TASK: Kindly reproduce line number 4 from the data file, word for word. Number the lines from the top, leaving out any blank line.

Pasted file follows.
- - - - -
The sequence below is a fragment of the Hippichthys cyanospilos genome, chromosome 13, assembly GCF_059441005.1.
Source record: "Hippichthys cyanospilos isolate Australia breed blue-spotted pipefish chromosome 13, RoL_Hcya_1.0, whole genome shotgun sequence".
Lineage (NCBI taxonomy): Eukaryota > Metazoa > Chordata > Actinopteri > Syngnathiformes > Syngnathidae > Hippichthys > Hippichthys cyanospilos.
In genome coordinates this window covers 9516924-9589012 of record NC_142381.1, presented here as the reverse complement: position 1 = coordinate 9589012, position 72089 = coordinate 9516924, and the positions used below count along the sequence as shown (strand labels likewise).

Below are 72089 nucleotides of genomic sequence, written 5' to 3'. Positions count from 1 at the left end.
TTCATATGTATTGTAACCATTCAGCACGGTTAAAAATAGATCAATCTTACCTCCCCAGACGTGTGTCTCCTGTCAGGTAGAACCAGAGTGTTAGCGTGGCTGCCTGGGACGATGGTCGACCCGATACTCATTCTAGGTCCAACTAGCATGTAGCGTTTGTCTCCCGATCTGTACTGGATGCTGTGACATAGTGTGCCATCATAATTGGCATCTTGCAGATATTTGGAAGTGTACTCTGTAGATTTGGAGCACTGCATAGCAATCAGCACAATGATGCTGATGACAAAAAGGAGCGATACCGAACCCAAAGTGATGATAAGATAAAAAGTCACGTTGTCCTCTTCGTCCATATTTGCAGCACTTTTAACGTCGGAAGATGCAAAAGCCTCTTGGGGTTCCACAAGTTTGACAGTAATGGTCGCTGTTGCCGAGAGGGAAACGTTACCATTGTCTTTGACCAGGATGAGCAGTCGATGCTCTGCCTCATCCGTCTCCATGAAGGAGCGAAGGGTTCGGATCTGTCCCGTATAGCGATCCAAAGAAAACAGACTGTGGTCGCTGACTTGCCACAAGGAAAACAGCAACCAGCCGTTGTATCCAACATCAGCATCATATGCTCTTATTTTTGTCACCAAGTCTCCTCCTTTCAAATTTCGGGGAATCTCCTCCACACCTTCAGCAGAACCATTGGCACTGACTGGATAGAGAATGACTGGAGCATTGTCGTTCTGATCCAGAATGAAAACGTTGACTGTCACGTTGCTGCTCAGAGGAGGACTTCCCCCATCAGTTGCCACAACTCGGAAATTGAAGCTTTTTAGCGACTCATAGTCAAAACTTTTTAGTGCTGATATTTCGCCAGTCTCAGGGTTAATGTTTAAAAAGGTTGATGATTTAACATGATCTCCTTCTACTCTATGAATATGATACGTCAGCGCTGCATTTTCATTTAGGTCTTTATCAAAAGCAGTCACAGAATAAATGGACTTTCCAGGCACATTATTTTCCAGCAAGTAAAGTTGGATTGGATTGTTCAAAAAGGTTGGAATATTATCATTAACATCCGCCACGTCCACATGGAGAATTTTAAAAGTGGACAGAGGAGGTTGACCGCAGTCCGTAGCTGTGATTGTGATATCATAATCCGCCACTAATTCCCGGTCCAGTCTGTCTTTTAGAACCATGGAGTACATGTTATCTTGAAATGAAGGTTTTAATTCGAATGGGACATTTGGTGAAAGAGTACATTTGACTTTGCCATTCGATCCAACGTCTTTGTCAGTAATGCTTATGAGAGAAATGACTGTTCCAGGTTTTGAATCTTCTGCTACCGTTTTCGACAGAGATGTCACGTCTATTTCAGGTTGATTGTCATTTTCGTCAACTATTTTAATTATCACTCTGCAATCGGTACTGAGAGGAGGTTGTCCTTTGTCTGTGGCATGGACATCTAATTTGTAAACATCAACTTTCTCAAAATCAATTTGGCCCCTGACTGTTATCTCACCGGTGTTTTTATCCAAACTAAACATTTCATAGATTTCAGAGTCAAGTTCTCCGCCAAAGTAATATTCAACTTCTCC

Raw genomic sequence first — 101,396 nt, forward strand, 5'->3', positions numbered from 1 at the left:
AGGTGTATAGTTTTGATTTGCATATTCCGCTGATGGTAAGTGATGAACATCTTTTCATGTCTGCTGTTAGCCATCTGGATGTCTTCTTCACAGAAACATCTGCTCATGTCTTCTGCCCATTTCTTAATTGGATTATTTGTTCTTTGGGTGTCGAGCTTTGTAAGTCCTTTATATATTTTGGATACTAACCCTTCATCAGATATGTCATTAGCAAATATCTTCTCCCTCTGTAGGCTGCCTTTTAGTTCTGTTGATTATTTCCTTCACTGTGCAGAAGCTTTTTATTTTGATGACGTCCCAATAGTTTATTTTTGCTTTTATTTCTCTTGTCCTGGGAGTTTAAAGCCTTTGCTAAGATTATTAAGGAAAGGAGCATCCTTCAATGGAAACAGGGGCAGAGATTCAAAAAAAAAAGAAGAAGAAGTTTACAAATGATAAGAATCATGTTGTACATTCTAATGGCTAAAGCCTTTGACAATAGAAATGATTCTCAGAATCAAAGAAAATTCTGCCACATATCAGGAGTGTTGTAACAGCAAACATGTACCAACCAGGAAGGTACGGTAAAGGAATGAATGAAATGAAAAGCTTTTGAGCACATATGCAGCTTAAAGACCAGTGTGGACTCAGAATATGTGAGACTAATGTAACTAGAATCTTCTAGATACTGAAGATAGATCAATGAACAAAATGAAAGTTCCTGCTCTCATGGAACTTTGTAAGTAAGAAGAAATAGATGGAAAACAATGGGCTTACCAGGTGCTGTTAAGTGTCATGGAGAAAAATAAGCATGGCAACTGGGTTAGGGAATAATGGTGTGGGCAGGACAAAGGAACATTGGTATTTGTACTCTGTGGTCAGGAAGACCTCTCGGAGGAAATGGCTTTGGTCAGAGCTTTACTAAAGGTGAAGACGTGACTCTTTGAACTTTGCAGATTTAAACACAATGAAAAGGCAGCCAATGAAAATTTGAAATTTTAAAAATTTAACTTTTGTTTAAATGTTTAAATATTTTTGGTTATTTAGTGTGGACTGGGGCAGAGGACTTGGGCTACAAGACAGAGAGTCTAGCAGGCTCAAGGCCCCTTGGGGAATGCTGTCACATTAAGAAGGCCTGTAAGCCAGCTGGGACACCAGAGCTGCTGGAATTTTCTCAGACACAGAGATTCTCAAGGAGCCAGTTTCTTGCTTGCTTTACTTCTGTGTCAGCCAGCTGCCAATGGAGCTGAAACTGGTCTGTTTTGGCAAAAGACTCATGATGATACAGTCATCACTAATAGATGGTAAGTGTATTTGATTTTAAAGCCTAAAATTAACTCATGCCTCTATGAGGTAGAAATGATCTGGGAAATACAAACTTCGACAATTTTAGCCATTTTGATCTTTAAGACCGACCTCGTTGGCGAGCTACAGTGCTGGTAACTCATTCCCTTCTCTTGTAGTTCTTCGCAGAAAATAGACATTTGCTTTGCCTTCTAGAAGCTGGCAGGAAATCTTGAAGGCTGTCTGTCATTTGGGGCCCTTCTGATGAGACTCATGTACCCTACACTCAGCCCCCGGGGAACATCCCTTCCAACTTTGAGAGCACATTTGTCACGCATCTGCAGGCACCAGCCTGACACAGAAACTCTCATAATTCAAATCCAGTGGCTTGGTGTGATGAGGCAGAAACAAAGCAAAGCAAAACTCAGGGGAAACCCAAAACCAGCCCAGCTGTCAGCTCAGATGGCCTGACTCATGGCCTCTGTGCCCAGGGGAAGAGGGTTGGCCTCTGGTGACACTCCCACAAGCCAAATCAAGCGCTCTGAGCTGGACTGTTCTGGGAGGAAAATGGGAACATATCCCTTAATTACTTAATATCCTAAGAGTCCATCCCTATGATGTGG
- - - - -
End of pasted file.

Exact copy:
In genome coordinates this window covers 9516924-9589012 of record NC_142381.1, presented here as the reverse complement: position 1 = coordinate 9589012, position 72089 = coordinate 9516924, and the positions used below count along the sequence as shown (strand labels likewise).